• adult children of alcoholics,
  • close friends of alcoholics, and
  • anyone who is in close contact with an alcoholic.

Pretty much anyone who needs help dealing with the alcoholic in their life will benefit from attending Al-anon meetings. These meetings provide help, hope, and community to those who are in need due to another person’s alcoholism.

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Finding and Attending a Meeting

Al-Anon meetings are relatively easy to find. Most churches have a chapter of Al-Anon as do most community centers. The meetings are posted on bulletin boards, the internet, in flyers, and in most counseling offices. Many rehab facilities also offer Al-Anon meetings for the family members of their patients.

According to the National Institute on Alcohol Abuse and Alcoholism, family and friends who attend community based support groups such as Al-Anon, are better equipped to handle the problems with Alcoholism. When you learn to cope with the stresses of having an alcoholic friend or family member it also helps the Alcoholic onto the path of recovery.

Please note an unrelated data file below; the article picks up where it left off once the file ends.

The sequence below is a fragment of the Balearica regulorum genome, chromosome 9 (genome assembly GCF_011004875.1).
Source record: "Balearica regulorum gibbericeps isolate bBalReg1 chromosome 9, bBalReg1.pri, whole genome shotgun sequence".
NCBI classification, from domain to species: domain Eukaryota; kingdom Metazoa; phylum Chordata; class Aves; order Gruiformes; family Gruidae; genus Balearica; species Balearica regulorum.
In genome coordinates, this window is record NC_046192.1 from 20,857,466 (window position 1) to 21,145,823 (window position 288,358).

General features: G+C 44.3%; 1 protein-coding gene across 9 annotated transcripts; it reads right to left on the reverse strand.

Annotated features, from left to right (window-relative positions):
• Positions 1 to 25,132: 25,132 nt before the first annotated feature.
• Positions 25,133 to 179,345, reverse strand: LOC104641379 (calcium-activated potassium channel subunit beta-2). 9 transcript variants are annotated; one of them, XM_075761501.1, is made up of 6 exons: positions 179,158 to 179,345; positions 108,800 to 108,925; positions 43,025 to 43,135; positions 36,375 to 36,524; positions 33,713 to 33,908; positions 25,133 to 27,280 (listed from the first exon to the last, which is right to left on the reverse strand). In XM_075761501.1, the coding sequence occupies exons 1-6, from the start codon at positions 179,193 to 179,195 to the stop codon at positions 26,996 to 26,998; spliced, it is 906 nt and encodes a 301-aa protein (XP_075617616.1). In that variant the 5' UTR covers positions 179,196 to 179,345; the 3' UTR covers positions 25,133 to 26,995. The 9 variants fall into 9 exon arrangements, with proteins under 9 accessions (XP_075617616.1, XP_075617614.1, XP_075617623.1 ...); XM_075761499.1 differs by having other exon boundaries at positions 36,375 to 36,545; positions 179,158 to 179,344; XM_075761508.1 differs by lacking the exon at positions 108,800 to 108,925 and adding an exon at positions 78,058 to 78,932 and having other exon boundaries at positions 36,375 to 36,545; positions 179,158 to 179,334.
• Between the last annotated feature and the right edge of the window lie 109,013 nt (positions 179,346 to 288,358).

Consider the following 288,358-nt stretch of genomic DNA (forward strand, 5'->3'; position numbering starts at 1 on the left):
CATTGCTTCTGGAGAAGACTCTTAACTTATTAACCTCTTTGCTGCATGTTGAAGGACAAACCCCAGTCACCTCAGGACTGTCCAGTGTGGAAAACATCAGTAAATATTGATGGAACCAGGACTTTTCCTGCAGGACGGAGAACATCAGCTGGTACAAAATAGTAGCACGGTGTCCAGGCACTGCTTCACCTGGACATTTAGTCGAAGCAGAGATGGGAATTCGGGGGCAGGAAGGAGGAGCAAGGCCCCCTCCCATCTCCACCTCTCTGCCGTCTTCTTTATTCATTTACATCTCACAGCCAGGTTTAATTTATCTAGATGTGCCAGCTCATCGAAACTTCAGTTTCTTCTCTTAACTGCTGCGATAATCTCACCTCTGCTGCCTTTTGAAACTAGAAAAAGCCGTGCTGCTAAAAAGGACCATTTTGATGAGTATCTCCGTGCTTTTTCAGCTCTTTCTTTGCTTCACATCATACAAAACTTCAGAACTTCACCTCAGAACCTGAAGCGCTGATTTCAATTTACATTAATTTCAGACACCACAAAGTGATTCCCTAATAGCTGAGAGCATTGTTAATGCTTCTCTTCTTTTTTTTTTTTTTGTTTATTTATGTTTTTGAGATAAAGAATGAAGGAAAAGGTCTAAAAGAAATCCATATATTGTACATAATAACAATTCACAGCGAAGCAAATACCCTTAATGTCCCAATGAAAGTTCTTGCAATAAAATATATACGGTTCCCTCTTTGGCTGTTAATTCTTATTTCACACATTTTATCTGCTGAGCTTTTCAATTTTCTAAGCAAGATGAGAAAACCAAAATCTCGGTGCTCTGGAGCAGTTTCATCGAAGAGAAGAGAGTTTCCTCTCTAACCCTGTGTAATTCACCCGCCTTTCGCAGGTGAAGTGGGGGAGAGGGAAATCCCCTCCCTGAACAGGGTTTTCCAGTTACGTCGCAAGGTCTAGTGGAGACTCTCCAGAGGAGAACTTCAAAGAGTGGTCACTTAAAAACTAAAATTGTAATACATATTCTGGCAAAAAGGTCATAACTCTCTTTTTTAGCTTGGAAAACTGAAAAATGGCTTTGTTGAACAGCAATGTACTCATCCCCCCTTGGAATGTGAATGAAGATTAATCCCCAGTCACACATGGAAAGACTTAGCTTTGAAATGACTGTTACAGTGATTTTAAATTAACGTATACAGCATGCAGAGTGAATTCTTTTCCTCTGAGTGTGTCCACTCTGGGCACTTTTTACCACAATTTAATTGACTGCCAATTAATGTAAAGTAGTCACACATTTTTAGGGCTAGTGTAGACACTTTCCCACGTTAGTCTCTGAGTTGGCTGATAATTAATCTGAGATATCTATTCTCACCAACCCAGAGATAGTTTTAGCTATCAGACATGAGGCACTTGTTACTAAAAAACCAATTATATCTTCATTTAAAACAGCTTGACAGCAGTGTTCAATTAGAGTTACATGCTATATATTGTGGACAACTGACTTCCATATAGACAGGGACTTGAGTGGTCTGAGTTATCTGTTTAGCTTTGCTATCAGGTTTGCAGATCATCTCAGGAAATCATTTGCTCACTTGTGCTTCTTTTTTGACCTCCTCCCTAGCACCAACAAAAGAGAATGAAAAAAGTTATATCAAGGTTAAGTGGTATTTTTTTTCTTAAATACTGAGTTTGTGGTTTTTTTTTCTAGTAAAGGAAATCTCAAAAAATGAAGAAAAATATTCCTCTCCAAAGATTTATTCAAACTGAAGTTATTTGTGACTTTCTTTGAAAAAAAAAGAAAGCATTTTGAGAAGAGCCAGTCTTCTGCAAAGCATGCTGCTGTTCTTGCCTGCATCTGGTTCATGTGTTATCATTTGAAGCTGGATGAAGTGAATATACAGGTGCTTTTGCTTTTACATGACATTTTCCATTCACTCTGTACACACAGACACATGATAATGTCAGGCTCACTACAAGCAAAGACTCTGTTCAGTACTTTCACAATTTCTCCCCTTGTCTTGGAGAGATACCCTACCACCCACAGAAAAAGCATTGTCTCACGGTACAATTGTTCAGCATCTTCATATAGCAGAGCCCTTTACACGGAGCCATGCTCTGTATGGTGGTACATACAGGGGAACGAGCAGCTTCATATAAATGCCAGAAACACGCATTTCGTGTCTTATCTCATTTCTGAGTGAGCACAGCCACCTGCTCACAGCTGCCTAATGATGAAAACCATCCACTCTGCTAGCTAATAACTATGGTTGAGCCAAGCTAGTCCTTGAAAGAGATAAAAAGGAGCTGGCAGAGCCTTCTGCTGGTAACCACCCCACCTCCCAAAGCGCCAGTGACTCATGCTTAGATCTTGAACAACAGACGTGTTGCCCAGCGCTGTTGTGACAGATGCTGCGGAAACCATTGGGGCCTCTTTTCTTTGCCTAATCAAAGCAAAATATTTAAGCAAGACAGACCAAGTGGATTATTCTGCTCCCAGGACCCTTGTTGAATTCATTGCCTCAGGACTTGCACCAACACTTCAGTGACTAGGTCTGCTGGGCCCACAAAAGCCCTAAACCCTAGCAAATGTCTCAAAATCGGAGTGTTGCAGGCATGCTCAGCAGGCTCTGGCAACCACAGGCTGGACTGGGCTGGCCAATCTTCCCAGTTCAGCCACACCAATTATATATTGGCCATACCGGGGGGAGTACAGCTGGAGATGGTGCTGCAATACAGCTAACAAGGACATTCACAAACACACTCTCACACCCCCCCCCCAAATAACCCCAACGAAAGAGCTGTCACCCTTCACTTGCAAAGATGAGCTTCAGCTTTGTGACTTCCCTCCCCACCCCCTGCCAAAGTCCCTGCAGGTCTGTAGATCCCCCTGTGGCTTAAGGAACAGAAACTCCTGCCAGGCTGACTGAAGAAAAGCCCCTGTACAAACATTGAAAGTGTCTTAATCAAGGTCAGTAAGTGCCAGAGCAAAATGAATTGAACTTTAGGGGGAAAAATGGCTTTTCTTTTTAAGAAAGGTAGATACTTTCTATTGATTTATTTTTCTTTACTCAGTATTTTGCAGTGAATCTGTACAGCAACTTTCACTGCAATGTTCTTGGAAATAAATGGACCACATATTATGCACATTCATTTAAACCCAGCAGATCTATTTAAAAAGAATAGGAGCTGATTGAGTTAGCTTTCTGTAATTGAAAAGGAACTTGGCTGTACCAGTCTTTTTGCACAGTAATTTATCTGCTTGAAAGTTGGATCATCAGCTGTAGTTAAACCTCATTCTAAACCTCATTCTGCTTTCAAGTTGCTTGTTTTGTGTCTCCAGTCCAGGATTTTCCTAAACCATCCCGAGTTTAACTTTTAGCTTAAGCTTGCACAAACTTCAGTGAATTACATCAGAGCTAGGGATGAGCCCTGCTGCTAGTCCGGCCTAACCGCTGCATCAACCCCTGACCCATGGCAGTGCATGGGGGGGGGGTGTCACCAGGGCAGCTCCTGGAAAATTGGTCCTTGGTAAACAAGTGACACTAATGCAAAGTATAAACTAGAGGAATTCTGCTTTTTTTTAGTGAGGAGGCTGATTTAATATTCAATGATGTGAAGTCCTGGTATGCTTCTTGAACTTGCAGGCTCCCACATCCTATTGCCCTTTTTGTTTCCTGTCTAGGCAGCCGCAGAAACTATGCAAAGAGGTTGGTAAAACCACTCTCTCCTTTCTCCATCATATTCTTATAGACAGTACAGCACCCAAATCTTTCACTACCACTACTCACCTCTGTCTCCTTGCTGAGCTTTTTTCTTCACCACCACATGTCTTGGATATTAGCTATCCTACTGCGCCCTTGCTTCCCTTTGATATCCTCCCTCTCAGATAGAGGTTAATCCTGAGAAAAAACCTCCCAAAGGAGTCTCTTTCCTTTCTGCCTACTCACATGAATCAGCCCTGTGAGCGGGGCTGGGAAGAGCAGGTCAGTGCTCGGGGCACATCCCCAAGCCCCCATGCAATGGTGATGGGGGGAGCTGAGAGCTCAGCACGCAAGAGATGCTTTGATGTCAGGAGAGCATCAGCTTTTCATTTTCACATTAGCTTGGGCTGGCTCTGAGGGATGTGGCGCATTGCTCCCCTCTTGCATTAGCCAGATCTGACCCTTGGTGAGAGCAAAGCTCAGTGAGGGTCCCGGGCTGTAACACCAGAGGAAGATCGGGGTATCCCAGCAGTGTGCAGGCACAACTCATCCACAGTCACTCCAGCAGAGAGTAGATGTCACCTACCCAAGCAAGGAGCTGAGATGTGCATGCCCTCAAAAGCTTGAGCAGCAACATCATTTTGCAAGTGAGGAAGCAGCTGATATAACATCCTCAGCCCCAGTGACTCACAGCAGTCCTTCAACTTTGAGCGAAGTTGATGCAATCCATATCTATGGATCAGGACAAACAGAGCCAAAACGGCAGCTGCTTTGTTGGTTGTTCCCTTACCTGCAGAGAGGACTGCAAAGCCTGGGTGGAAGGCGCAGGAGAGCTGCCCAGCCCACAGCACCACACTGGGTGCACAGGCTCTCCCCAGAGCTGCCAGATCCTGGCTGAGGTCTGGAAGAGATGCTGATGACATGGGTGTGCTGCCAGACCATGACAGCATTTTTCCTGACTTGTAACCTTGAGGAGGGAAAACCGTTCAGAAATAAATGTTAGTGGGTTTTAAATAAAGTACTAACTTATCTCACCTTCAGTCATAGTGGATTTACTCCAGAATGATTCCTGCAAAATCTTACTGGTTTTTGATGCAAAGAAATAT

How the helpline works

For those seeking addiction treatment for themselves or a loved one, the AlcoholicsAnonymous.com helpline is a private and convenient solution.

Calls to any general helpline (non-facility specific 1-8XX numbers) for your visit will be answered by American Addiction Centers (AAC), a paid advertiser on AlcoholicsAnonymous.com.

AAC representatives are standing by 24/7 to discuss your treatment options. These representatives work solely for AAC and will discuss whether an AAC facility may be an option for you. This helpline is offered at no cost to you and with no obligation to enter into treatment. Neither AlcoholicsAnonymous.com nor AAC receives any commission or other fee that is dependent upon which treatment provider a visitor may ultimately choose.

For more information on AAC’s commitment to ethical marketing and treatment practices, or to learn more about how to select a treatment provider, visit AmericanAddictionCenters.org. If you wish to explore additional treatment options or connect with a specific rehab center, you can browse top-rated listings or visit SAMHSA.